The dark ages

It’s thrilling to learn that the rebellious Urien actually existed

Once, when we shared the same history teacher in our teens, my older brother Dominic handed in an essay about the Dark Ages that deliberately parodied a sub-Tolkien mysticism of tone. ‘Little is known,’ his opening sentence ran, ‘about those shadowy twilit years twixt 400 and 600 AD.’ Our teacher was particularly enraged by the word ‘twixt’. In Dom’s defence, he was just reacting to a challenge that still confronts medievalists today. When there’s barely any evidence, what is there to say? The response of this intriguing book by Thomas Williams is to lean into the problem. In Lost Realms, he makes a beeline for the very darkest part of

Gazing heavenwards: the medieval monks who mapped the planetary motions

We can probably blame George and Ira Gershwin. It was that brilliant duo who, in 1937, penned the memorable lyric ‘They all laughed at Christopher Columbus when he said the world was round’. The song has been recorded by at least 15 artists over the years, from Fred Astaire to Lady Gaga, and is embedded in the consciousness of the West. But its headline message — medieval people are stupid — is total nonsense. No one, as Professor Seb Falk points out in this brilliant study of medieval astronomy and learning, ever disbelieved the world was round, and medieval people were far cleverer than they get credit for. Half the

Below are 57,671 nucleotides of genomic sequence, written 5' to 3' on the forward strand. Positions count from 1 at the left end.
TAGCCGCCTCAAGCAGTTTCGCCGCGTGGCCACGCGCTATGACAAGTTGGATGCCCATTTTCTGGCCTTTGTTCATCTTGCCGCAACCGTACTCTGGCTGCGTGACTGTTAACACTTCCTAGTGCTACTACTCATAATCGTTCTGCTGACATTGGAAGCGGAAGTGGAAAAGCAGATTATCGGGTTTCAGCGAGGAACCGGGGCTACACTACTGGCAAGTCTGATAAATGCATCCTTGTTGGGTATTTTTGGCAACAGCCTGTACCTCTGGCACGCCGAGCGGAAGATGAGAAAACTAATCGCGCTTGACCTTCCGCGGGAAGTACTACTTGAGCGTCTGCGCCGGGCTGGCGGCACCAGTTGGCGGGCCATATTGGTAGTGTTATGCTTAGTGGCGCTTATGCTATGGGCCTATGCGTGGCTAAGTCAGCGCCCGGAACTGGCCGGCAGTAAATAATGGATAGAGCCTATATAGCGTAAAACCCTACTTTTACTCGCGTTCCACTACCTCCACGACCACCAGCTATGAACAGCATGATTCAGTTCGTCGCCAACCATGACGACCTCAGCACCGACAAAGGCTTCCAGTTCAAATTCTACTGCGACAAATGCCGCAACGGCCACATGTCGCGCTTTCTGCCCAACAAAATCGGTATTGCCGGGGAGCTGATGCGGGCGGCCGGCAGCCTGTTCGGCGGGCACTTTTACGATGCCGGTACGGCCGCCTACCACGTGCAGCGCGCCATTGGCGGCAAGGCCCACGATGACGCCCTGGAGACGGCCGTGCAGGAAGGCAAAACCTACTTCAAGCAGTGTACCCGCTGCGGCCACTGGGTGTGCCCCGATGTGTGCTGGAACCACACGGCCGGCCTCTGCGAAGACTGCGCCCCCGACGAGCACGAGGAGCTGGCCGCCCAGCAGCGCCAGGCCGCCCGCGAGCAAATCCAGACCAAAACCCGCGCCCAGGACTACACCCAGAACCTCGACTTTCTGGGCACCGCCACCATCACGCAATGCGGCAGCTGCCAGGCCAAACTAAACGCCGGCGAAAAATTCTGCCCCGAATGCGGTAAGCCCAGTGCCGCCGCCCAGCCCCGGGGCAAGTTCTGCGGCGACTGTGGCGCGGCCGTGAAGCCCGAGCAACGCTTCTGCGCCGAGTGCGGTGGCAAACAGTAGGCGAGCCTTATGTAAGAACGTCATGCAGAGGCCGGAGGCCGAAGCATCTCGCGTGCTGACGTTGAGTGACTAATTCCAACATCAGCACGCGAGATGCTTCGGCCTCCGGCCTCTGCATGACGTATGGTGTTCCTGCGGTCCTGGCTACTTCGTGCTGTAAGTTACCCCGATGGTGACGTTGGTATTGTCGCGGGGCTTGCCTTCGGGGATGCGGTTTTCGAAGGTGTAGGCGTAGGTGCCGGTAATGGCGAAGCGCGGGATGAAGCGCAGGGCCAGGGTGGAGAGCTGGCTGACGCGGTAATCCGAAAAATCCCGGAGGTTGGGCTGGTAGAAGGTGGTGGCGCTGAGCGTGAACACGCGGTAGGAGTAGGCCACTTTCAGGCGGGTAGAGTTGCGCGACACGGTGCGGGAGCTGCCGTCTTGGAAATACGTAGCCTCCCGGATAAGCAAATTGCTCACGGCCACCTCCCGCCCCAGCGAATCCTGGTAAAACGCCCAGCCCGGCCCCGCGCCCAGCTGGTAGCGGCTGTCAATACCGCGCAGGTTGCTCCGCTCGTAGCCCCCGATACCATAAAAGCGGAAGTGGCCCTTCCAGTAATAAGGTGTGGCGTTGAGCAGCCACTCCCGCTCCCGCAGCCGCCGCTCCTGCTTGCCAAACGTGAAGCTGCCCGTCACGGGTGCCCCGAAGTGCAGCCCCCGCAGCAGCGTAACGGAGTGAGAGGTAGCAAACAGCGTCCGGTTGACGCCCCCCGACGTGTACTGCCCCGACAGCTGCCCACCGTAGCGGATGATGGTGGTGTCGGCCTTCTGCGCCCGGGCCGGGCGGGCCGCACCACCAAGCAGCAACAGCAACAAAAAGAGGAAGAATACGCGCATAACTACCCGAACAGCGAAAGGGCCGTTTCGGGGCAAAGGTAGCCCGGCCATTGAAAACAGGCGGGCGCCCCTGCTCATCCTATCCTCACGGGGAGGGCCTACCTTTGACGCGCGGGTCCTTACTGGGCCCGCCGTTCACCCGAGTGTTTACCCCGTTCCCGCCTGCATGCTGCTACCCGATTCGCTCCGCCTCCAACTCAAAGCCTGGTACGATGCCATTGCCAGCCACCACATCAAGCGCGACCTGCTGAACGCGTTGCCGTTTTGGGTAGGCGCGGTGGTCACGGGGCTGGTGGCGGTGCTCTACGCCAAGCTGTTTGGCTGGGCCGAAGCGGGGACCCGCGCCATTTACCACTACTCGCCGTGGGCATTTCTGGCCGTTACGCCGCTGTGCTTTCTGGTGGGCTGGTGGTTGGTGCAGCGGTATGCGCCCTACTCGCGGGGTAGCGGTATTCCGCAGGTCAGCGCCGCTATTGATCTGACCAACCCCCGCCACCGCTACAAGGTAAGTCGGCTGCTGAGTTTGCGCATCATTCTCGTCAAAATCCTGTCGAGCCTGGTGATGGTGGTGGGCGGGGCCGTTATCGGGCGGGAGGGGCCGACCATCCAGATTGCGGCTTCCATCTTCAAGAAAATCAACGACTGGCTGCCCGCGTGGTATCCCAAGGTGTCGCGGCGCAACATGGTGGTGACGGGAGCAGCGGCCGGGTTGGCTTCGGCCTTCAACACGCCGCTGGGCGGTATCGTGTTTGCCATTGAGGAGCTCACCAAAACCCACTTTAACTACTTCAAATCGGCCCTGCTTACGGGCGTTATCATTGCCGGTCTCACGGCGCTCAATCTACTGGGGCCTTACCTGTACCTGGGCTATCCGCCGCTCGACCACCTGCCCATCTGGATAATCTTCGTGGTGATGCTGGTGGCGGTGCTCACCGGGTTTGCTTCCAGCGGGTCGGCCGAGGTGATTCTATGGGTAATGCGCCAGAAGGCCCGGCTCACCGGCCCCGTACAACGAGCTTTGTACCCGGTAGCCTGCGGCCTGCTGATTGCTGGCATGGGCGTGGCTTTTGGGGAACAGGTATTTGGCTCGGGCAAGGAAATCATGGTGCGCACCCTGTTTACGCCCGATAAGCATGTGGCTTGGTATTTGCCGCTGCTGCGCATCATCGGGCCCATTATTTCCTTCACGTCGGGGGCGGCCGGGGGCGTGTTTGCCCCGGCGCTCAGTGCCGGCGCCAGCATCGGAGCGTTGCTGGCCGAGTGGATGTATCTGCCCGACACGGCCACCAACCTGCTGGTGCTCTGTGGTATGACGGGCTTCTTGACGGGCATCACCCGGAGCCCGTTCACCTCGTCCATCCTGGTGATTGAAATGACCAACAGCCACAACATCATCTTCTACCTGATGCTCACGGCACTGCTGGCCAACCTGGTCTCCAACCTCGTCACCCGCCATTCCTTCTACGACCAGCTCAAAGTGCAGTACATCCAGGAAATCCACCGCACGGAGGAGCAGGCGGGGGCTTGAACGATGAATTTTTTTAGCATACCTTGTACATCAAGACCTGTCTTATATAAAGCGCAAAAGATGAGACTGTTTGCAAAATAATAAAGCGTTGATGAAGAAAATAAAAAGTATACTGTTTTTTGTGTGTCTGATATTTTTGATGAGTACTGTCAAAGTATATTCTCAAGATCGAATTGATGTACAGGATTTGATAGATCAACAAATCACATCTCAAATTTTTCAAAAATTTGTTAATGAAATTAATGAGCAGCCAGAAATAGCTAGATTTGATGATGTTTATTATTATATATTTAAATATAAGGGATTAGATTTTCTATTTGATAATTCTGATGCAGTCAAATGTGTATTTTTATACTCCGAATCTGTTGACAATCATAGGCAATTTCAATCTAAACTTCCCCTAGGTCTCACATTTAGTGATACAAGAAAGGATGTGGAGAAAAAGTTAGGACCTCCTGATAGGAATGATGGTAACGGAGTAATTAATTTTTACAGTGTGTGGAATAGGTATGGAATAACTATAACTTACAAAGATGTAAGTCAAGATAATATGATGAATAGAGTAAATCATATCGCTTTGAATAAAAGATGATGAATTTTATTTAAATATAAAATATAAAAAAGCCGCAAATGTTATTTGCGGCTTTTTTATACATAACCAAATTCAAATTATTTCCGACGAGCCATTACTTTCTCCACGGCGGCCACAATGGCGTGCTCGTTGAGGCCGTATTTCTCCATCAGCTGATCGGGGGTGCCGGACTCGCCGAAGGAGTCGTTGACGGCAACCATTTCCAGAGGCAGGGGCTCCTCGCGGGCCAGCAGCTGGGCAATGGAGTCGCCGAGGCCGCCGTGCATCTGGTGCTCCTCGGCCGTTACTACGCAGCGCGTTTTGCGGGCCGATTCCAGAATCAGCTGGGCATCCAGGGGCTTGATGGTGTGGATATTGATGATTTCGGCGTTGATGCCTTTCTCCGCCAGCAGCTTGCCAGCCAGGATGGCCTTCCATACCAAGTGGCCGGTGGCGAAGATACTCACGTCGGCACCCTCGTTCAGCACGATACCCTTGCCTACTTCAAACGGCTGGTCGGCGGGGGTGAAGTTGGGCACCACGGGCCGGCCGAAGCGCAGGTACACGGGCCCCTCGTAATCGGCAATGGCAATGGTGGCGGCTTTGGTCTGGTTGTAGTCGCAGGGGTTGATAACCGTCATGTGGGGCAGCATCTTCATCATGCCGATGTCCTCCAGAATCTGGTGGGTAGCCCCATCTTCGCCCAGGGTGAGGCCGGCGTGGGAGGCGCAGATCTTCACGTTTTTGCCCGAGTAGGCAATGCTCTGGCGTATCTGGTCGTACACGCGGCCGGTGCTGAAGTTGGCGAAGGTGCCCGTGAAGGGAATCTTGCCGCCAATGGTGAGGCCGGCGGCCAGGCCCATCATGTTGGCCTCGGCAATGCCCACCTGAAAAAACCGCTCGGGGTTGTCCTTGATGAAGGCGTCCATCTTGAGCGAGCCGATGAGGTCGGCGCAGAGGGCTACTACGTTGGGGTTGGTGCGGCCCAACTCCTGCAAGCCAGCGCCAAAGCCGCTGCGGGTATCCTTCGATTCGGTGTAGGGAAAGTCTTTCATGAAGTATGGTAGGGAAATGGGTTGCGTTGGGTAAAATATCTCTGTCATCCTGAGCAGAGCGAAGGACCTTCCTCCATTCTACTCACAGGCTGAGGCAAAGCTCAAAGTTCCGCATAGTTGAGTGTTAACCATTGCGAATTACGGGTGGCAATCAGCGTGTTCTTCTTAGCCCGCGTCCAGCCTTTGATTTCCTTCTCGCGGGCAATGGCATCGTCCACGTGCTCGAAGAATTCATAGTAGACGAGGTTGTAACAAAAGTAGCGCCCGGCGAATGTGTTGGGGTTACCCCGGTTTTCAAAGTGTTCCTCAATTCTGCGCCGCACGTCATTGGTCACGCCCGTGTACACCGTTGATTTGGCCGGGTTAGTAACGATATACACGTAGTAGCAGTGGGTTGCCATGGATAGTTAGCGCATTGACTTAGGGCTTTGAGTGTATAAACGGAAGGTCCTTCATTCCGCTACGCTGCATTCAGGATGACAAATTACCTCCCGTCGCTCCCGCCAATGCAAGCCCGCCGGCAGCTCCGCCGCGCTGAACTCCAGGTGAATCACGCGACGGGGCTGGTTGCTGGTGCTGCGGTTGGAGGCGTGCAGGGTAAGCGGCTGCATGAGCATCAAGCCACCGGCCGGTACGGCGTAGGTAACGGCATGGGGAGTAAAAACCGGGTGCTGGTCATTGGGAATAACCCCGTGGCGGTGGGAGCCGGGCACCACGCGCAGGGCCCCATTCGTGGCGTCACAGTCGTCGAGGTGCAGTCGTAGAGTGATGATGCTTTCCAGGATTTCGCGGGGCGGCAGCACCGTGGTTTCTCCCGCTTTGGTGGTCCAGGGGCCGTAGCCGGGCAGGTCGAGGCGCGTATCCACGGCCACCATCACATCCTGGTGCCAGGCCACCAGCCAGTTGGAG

City of dazzling mosaics: the golden age of Ravenna

When we refer to someone as ‘Byzantine’ we usually mean guileful or too complicated and labyrinthine in manner or speech. Perhaps the term is ill-applied: Byzantium, the medieval Greek city on the Bosporus which the Roman Emperor Constantine I renamed Constantinople, was not in essence an unfathomable, over-hierarchical or manipulative sort of place. It flourished for more than 1,000 years, until the Ottoman Turkish onslaught in the 15th century, by dint of its ‘extraordinary resilience and self-confidence’, says Judith Herrin, a leading Byzantinist. The northern Italian city of Ravenna, with its wondrous mosaicked churches and gilded mausolea that miraculously survived the aerial bombardments of the second world war, was manifestly